Usury in Massachusetts

I ran across two articles on usury and expect we will see more as the debt markets and foreclosures continue to sort themselves out and more borrowers are faced with foreclosure.

Usury is the charging of excessive interest on a loan. Most states have a law prohibiting usury and defining what is meant by usury. Usury laws were originally targeted at loan sharks. As a result, most usury statutes make the charging of usurious interest a criminal act. They also generally allow the borrower to escape from making the excessive interest payments.

Massachusetts defines interest in excess of 20% to be the interest rate that triggers usury. M.G.L. Chapter 271, Section 49. The 20% threshold also includes any brokerage fees, recording fees, commissions, forbearance or any other amounts the borrower has to pay to the lender.

The 20% rate is prorated for shorter periods of time. Upfront fees can push an otherwise legal loan into a usury loan if it is maid off early. For example, if you have ten year loan at 18%, plus a 3% commission payable at closing, that loan is usurious if the borrower pays it off at the end of the first year.

M.G.L. Chapter 271, Section 49(a) provides for a criminal sentence of up to ten years and a fine of up to $10,000. Also, M.G.L. Chapter 271, Section 4(c) allows the court to void a usurious loan.

Massachusetts has two exceptions to usury. The first is the regulated lender exception in M.G.L. Chapter 271, Section 49(e). Under this exception, the usury statute does not apply to “any lender subject to control, regulation or examination by any state or federal regulatory agency” or to “any loan the rate of interest for which is regulated under any other provision of general or special law or regulations.” This means that banks, credit unions and most conventional lenders are not subject to usury in Massachusetts. However, CMBS originators and investment funds may not fall under this exception.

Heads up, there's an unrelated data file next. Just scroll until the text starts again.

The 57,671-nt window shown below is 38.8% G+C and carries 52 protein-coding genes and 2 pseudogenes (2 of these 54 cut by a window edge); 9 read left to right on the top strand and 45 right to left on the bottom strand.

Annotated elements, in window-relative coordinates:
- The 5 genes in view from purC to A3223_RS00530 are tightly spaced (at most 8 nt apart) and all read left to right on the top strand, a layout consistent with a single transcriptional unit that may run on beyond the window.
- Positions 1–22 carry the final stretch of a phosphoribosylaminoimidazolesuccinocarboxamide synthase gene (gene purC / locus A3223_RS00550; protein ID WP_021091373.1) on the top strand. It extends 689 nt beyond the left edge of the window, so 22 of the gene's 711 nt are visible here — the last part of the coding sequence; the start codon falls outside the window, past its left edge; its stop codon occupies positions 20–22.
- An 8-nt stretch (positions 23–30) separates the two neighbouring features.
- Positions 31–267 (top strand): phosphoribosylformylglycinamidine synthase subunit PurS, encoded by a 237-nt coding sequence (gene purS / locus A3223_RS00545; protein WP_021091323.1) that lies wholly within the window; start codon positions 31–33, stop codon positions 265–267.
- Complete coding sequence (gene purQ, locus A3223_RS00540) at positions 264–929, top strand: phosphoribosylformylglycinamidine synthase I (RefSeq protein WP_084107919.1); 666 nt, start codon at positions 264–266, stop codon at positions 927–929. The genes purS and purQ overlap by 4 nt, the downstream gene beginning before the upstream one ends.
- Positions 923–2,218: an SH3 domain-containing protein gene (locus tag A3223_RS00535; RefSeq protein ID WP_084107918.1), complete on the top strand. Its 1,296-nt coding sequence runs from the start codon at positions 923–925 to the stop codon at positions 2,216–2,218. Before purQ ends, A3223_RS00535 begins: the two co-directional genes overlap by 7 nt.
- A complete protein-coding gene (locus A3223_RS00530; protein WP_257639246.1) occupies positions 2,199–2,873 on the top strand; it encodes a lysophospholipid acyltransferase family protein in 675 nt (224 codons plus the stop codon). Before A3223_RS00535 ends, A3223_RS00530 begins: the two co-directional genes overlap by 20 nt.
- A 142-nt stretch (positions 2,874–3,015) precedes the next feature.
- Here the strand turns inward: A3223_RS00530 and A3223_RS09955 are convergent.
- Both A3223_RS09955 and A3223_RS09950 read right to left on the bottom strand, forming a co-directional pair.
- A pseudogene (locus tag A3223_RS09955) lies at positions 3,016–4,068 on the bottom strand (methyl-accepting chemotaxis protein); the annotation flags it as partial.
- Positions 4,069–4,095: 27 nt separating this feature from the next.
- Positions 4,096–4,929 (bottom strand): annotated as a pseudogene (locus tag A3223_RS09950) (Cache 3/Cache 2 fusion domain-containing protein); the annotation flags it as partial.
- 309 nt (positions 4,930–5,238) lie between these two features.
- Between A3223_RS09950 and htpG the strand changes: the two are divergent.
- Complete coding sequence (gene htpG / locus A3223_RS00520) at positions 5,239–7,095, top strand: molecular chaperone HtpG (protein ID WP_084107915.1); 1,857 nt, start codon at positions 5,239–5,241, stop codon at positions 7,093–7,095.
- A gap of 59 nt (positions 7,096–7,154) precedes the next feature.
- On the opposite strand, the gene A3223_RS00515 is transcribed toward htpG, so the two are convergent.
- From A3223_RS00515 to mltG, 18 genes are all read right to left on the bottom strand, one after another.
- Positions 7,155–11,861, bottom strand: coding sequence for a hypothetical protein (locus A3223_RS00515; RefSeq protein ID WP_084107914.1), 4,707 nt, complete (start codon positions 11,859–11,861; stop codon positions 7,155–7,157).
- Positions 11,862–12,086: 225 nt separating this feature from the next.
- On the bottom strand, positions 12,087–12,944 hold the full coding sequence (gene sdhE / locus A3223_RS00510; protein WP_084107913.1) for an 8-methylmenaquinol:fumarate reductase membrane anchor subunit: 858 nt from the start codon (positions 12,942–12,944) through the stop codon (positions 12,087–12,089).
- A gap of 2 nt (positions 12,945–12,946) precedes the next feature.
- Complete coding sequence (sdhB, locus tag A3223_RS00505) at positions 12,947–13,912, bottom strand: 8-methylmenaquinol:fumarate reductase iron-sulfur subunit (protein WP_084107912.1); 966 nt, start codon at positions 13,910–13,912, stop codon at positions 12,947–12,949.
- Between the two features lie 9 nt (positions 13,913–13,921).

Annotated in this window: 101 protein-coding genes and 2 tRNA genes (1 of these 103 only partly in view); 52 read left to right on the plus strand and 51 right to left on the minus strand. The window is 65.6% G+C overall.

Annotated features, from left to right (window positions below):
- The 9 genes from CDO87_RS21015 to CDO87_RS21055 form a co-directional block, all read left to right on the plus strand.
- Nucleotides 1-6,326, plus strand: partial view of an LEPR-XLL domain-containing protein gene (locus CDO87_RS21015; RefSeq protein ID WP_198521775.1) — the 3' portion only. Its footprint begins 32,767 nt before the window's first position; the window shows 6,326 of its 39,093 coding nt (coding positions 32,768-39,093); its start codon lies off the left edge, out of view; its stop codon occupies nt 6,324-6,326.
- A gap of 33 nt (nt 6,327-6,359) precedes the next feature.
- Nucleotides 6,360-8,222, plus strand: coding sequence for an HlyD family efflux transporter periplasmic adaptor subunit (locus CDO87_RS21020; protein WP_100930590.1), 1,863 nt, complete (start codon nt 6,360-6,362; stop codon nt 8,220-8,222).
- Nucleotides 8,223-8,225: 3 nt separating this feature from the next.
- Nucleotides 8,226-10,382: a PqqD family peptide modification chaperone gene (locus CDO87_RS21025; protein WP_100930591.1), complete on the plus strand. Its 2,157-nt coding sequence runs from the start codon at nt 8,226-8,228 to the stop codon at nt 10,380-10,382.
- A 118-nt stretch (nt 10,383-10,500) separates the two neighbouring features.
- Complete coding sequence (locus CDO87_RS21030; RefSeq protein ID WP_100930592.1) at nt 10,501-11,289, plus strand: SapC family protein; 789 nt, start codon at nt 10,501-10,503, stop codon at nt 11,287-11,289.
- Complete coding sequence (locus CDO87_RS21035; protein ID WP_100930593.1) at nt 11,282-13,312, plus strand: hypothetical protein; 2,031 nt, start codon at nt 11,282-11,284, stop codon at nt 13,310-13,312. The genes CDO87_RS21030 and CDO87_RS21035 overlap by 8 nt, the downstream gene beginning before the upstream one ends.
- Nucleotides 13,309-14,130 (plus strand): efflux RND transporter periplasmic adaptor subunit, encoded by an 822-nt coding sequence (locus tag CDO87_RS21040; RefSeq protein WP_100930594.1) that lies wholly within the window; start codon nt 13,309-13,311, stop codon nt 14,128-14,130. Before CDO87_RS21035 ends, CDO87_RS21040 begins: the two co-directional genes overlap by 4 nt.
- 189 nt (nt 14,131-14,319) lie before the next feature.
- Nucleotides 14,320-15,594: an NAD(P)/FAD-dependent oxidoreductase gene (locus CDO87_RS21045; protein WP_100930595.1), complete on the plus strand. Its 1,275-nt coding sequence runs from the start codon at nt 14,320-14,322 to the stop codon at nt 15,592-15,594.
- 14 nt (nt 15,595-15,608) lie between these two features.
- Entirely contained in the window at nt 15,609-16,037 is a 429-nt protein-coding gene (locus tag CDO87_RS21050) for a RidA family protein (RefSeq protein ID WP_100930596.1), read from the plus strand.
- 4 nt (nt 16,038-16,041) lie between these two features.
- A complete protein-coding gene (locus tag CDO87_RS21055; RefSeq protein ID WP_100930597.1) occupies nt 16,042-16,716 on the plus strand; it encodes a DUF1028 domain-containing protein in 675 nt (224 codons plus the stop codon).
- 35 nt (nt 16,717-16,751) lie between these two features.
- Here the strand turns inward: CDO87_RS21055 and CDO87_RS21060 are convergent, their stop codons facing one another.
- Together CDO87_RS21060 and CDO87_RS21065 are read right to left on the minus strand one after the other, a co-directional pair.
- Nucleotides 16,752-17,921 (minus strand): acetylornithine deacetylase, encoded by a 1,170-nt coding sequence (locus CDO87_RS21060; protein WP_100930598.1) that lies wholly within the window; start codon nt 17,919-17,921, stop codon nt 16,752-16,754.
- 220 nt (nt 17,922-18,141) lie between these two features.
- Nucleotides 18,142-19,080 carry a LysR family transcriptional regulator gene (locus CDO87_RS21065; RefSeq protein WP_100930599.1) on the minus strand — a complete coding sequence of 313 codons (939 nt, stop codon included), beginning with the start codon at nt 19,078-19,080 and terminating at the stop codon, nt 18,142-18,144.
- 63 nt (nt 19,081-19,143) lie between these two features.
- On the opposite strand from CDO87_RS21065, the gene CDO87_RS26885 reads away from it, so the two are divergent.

The second exception is by use of a “leg-breaker letter.” Under M.G.L. Chapter 271, Section 49(d), you can charge usurious interest as long as you send a letter to the Attorney General with the lender’s and borrower’s name and accurate address. This notification is good for two years.

The leg-breaker exception is very easy to comply with. I was surprised to see stories about usury in Massachusetts.

Both stories are about a loan for the development of a 186 home community and godf course in Dracut. Massachusetts Lawyers weekly reported the story: Release Won’t Shield Lender from Usury Claim of Borrower subscription). It reports a story about LR5-A Limited Partnership v. Meadow Creek, LLC, et al. (Massachusetts Lawyers Weekly subscription), with a decision coming out of the Business Litigation Session of the Superior Court. The decision found that a release or waiver of claims for usury is not effective. Usury is a public policy law and cannot be waived by the parties. The case was also reported in the Boston Globe: Usury lawsuit names Harvard, Princeton, and Yale Endowments.

The borrower made notes with an interest rate in excess of 20%. The decision from the Superior Court says it was a 21% interest rate. The Boston Globe story says one of the loans was 42%. The lender was an investment fund set up by Realty Financial Partners. The lender was a non-conventional lender and therefore could not benefit from the regulated lender exception to the usury law. They should have filed a leg-breaker letter. The decision was silent on whether the filed a letter. The Boston Globe story reports that two notices were filed, but that one was filed too early (before the lending partnership was formed) and the second filed too late (after the loan was made).

The borrower goes on to charge the limited partners of the lender violated usury and is trying to bring a claim against them directly. This seems foolhardy from a legal perspective. But it apparently worked from a public relations perspective because he got his name in the paper

The problem I have with the application of the usury laws in commercial financing is that they merely give the borrower an opportunity to wiggle out from their bargain. According to the story, the borrower thought they could quickly obtain development rights and then refinance the loan with a conventional lender at a lesser interest rate. He failed and the lender had to foreclose on the property. The borrower must have thought the interest rate was acceptable at closing. Now that the deal went south, he is trying to apply the law retroactively to get himself out of his bargain.

Disclosure: Realty Financial Partners is a client of my firm.

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